Jiro Dreams Of Sushi – What It Means To Be Shokunin

86 year old Jiro wakes up every morning and goes to work. He works not because he has too, but because his craft defines who he is. He wants to improve, to continually improve. He is already the best in the world, the best in the business, yet he wakes up everyday appreciating the basic truth that drives him to work everyday – He has not achieved perfection. In his own words, “All I want to do is make better sushi.”

He is truly one of the few individuals in the world who have reached this higher level of understanding. To rise above narrow thought of competition and find the essence of what drives the individual. You can look at the person running ahead of you, you can look at the person catching up behind you, but you will never have peace, nor reach the pinnacle of your craft, until you learn that you are only really racing with yourself.

That is when you let go of the world around you and let your own ability define who you are. This is where you enter the realm of the shokunin, the realm of true champions.

The Japanese word shokunin is defined by both Japanese and Japanese-English dictionaries as ‘craftsman’ or ‘artisan,’ but such a literal description does not fully express the deeper meaning.  The Japanese apprentice is taught that shokunin means not only having technical skills, but also implies an attitude and social consciousness. … The shokunin has a social obligation to work his/her best for the general welfare of the people.  This obligation is both spiritual and material, in that no matter what it is, the shokunin’s responsibility is to fulfill the requirement.” – Tasio Orate

Tasio Odate is an artist, sculptor, teacher and author in the field of Japanese woodcrafting. So clearly he should know what he is talking about. Yet I feel his explanation is wrong, perhaps politically correct but wrong in the sense that I believe the answer is incomplete. His answer implies that the master does his job well because of social obligation, that he is doing it for the people because that is what drives him.

While I concur that having a social agenda is a noble aspiration. At it’s essence, it is still a worldly pursuit. The pursuit to constantly satisfy the people around you. I do not know anyone who lives a happy life going around fulfilling other people without taking something in return. Be it a sense of pride, a sense of satisfaction, there is always something they want in return.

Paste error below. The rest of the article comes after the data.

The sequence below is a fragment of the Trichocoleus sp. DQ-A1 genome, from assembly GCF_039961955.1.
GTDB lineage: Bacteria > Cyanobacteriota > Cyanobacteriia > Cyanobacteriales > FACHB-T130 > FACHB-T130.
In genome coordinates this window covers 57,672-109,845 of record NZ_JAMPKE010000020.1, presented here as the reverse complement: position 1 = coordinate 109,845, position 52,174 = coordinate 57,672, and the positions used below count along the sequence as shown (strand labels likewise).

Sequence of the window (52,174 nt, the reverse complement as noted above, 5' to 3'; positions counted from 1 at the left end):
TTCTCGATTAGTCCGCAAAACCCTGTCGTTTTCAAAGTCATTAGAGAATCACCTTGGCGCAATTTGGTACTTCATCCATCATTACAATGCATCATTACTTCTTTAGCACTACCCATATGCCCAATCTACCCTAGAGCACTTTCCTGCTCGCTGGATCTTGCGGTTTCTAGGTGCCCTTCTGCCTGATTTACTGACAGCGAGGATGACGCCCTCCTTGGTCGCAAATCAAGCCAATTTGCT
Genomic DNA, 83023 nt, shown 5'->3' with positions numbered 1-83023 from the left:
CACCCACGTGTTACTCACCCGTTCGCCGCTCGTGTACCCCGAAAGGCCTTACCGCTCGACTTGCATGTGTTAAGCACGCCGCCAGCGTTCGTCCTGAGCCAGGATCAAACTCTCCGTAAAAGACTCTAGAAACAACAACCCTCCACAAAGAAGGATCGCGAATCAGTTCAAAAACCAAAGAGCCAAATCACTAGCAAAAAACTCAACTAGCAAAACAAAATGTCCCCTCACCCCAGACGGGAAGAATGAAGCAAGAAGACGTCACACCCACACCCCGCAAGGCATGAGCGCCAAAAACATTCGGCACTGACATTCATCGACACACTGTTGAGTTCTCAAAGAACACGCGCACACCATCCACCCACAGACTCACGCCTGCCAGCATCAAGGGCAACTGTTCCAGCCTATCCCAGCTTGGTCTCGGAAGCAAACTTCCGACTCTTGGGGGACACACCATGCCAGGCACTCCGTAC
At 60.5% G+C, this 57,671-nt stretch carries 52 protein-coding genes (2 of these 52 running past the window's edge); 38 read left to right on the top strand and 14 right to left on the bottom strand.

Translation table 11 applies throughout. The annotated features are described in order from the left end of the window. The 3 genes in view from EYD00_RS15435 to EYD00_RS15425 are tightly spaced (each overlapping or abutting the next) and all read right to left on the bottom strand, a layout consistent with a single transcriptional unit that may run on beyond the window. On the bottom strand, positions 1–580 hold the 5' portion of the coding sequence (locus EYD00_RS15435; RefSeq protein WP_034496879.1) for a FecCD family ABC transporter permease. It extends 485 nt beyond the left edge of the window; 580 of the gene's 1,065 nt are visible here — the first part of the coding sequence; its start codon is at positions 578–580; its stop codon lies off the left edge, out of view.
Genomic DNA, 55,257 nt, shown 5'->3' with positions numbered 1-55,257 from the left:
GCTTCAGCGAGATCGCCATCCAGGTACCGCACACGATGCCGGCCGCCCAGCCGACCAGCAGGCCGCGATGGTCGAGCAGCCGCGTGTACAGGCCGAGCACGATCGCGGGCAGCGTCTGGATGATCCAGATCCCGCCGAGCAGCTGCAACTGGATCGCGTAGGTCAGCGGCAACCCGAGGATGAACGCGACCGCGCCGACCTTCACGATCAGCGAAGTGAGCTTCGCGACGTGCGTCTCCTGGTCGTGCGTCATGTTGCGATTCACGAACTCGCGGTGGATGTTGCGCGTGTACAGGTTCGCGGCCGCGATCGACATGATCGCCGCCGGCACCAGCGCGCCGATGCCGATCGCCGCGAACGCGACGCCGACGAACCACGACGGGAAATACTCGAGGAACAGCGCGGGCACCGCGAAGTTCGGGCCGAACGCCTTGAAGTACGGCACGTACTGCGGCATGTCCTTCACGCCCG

Look within you and ask yourself this question – Why am I doing what I’m doing. You may start off with a bunch of reasons about how you want to change the world, but at the end of the day, it is still about you. It will forever be about you. The pride you feel in your work, the elation you get when someone says good job, the thrill you get from becoming the next big thing. It will always be about you.

Besides, if you search for quotes from those who reach the top, they say the same thing. That the person always driving them forward is never the competition, but themselves.

Without focusing on you, you will never be happy in your work. And like Jiro, you will never reach your full potential. Learn to embrace it, all the selfish reasons and selfish goals. Live in them, sleep with them. For only when you reach deep aside yourself and magnify the driving forces within, then can you forget about the world and learn to pursue your craft on your own terms. That, to me, is what shokunin is all about.

Your thoughts?

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5 thoughts on “Jiro Dreams Of Sushi – What It Means To Be Shokunin

  1. I agree that it’s pleasant to be acknowledged for what you do, but I don’t agree that that is necessarily why people do what they do. Performers perhaps, writers as well… unless we’re writing in a private diary we’re bound to want praise. For instance, I don’t know if I could be considered a shokunin of motherhood, but it is my life’s work and I’m pretty good at it. I don’t do it for myself…

    • Then you agree with me and not the definition as given by Tasio Odate right?

      His definition: Live according to external factors like social obligation. You are a professional / skilled because someone judges you to be, because society demands it of you to be a better craftsman.

      My definition: Whatever your own reasons are, as long as you are able to find it within yourself to justify your work using it. The stronger you are able to bring out this reasons, the more focused you will be in cultivating your craft.

      Maybe it’s a matter of cultural perception. Japanese always tend to put society above self.

      • Haha. In that light it becomes more complicated. If I do a good job of raising my children then society benefits by having upstanding citizens who will, by example, improve the conditions of society. It’s a revolving question.
        But I do agree with you. The broad conclusion must be though that everything affects everything, regardless of the initial intention.

      • Well, whatever the conclusion. I sure hope I can find a way to channel shokunin in my life right now. Been sort of bumbling around for quite a while now, finding it hard to focus.

        And to you I wish the same thing too. Hope you find your shokunin for your family and writing. Cheers!

      • Thank you, and the same to you. Mindfulness is a wonderful thing to experience. 🙂

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